John von Neumann (1903 - 1957)

John von Neumann was born Janos Lajos Margittai Neumann on December 28, 1903, in Budapest, Hungary. Raised in a non-practicing Jewish family, he had an incredible memory at an early age, being able to divide eight-digit numbers in his head at the age of six. He entered Lutheran Gymnasium in 1911; in 1913, his father purchased a title, and the family acquired the Austrian mark of nobility "von."

Von Neumann received his Ph.D. in mathematics from the University of Budapest at the age of 23. He simultaneously learned chemistry in Switzerland. Between 1926 and 1930, he was a private lecturer in Berlin, Germany. In 1930, the same year he married Mariette Koevesi and agreed to convert to Catholicism to placate her family, Princeton University invited him to lecture on mathematical physics. While at Princeton, the founders of the newly created Institute for Advanced Study asked him to accept a chair in mathematics. Dr. von Neumann became one of the original members of the prestigious institute, where he remained for the rest of his life.

In 1937, the same year von Neumann divorced his first wife, he became a naturalized citizen of the U.S. In 1938, he married Klara Dan, and he was awarded the Bocher Memorial Prize for his work in analysis.

In 1943, von Neumann began working on the Manhattan Project, where he tackled the immense calculations required for construction of an atomic bomb. Faced with that daunting task, he became interested in using machines for the calculation of numbers and the resolution of specific mathematical problems. During and after the war, his interest in computers grew, and he contributed extensively to the construction of the first modern computers. This work established principles on which today's computers are based. His primary area of interest, however, centered on game theory: the study of the conflict between two opponents seeking to arrive at two different goals, each wishing to beat the other.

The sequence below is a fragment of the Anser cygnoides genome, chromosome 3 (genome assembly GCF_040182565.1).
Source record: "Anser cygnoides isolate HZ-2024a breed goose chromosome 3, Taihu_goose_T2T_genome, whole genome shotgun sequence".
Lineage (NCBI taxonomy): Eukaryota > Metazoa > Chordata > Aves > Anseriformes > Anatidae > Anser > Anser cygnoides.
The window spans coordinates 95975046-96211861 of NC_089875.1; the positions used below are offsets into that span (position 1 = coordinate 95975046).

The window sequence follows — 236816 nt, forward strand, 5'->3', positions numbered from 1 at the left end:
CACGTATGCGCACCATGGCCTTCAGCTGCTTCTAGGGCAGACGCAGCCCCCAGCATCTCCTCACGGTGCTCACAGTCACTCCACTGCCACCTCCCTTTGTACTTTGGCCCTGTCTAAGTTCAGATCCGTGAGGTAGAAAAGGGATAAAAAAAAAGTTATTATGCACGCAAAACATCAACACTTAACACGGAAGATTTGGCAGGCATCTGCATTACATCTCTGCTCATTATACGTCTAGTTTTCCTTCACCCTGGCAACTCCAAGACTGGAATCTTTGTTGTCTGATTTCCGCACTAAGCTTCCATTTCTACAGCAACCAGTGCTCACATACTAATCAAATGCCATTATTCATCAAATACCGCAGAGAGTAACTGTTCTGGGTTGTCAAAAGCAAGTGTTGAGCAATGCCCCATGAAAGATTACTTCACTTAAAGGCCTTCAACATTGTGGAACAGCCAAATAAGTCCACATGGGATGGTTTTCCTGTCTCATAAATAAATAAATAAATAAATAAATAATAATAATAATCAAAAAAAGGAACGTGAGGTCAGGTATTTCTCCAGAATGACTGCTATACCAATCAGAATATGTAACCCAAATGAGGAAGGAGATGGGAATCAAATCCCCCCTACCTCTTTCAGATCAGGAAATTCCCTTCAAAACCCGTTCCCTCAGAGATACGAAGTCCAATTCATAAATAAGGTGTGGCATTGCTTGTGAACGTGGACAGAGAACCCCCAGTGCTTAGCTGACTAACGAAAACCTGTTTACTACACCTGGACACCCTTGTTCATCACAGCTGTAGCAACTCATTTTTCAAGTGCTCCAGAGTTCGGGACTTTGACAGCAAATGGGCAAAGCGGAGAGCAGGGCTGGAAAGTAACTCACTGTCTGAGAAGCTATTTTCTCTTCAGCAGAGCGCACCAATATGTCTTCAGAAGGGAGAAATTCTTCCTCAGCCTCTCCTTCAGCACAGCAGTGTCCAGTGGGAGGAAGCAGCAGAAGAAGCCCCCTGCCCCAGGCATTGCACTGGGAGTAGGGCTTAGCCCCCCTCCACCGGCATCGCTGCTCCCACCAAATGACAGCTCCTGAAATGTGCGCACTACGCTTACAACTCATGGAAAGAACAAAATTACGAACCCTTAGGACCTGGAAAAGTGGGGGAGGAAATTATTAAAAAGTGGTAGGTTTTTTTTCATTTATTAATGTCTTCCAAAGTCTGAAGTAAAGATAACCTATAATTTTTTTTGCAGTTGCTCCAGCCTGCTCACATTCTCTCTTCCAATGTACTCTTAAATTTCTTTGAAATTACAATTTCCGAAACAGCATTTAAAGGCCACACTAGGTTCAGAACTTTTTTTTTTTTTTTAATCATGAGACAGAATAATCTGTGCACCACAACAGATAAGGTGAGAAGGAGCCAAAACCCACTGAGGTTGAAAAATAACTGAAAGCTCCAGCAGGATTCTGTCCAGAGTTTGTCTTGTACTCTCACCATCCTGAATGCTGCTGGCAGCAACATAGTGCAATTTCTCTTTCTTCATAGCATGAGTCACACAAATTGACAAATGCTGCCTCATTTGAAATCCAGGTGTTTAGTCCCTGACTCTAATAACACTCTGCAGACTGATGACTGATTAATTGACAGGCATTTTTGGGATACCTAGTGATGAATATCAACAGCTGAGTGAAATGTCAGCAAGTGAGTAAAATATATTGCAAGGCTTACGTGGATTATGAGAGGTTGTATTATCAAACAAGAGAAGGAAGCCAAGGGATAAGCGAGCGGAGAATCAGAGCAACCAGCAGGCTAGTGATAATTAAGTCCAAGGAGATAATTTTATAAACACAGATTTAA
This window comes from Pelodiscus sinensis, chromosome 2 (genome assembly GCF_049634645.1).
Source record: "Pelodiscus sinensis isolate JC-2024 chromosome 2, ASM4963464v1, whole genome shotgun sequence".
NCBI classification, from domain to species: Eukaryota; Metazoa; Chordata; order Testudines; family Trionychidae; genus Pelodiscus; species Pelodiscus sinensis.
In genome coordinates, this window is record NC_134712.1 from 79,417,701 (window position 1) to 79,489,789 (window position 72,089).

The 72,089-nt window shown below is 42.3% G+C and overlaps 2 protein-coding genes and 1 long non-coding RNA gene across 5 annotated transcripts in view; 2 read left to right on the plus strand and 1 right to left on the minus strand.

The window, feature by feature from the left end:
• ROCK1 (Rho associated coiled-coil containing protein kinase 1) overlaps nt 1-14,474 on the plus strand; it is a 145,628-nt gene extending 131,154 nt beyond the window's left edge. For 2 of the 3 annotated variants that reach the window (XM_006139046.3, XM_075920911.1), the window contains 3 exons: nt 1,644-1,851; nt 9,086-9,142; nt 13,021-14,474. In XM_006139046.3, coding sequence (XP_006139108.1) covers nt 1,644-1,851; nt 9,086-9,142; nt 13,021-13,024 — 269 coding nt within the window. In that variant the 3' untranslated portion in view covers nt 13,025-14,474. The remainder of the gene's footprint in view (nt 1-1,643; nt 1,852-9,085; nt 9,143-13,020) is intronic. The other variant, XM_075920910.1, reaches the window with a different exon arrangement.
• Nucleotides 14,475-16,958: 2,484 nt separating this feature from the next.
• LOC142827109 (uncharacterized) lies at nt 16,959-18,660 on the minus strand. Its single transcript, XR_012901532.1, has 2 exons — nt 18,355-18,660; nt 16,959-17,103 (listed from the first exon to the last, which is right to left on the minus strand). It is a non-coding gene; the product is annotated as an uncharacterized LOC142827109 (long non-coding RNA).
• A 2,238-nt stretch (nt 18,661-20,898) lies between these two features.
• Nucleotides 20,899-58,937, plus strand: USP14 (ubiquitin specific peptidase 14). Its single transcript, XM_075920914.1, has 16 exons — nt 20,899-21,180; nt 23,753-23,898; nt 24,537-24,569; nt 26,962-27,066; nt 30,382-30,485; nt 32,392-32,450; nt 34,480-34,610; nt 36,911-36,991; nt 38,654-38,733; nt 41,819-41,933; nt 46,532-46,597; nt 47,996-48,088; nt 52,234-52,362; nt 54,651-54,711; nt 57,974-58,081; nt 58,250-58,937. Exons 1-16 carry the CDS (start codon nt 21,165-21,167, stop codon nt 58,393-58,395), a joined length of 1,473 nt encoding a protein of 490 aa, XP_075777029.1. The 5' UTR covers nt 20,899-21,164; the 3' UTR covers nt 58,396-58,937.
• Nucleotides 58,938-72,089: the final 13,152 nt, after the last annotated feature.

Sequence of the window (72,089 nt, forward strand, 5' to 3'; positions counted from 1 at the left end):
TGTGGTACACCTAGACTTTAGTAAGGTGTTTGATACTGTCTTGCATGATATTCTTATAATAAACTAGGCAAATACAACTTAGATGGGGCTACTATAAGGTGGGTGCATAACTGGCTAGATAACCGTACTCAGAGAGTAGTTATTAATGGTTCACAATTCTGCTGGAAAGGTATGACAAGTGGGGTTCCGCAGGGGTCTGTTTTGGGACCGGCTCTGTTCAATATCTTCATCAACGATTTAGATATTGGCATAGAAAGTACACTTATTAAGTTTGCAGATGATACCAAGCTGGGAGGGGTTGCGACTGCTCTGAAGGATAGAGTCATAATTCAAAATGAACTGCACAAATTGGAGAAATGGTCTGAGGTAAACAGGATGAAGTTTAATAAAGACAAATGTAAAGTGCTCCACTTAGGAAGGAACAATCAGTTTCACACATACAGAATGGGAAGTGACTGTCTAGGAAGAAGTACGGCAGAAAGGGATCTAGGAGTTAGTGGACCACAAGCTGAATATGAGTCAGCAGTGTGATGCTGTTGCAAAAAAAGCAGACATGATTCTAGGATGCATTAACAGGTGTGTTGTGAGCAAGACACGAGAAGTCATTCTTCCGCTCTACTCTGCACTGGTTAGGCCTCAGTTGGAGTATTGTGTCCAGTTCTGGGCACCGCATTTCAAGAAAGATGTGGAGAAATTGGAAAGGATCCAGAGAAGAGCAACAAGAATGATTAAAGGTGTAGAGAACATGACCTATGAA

One of von Neumann's signature achievements was his rigorous mathematical formulation of quantum mechanics in terms of linear operators on Hilbert spaces. He provided a rigorous foundation for quantum statistical mechanics and proposed a proof of the impossibility of hidden variables, showing that quantum mechanics was profoundly different from all previously known theories in physics.

He is also credited with at least one contribution to the study of algorithms. Donald Knuth cites von Neumann as the inventor, in 1945, of the well-known merge sort algorithm, in which the first and second halves of an array are each sorted recursively and then merged together. He also engaged in exploration of problems in the field of numerical hydrodynamics.

In 1955, President Eisenhower appointed von Neumann to the Atomic Energy Commission, and in 1956 he received its Enrico Fermi Award. He died from cancer on February 8, 1957, in Washington, D.C.

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